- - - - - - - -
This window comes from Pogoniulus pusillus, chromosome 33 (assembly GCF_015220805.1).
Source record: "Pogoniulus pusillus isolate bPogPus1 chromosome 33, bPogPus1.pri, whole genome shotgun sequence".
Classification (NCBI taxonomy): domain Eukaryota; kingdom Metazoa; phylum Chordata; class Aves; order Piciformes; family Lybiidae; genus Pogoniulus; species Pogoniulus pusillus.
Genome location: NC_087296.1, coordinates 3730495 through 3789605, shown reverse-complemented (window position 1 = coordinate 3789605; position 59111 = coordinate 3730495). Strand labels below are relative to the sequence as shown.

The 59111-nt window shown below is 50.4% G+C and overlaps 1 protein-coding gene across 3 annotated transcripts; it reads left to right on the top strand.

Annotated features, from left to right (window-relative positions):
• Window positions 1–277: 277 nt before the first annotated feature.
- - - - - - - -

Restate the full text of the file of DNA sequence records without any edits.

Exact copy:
This window comes from Pogoniulus pusillus, chromosome 33 (assembly GCF_015220805.1).
Source record: "Pogoniulus pusillus isolate bPogPus1 chromosome 33, bPogPus1.pri, whole genome shotgun sequence".
Classification (NCBI taxonomy): domain Eukaryota; kingdom Metazoa; phylum Chordata; class Aves; order Piciformes; family Lybiidae; genus Pogoniulus; species Pogoniulus pusillus.
Genome location: NC_087296.1, coordinates 3730495 through 3789605, shown reverse-complemented (window position 1 = coordinate 3789605; position 59111 = coordinate 3730495). Strand labels below are relative to the sequence as shown.

The 59111-nt window shown below is 50.4% G+C and overlaps 1 protein-coding gene across 3 annotated transcripts; it reads left to right on the top strand.

Annotated features, from left to right (window-relative positions):
• Window positions 1–277: 277 nt before the first annotated feature.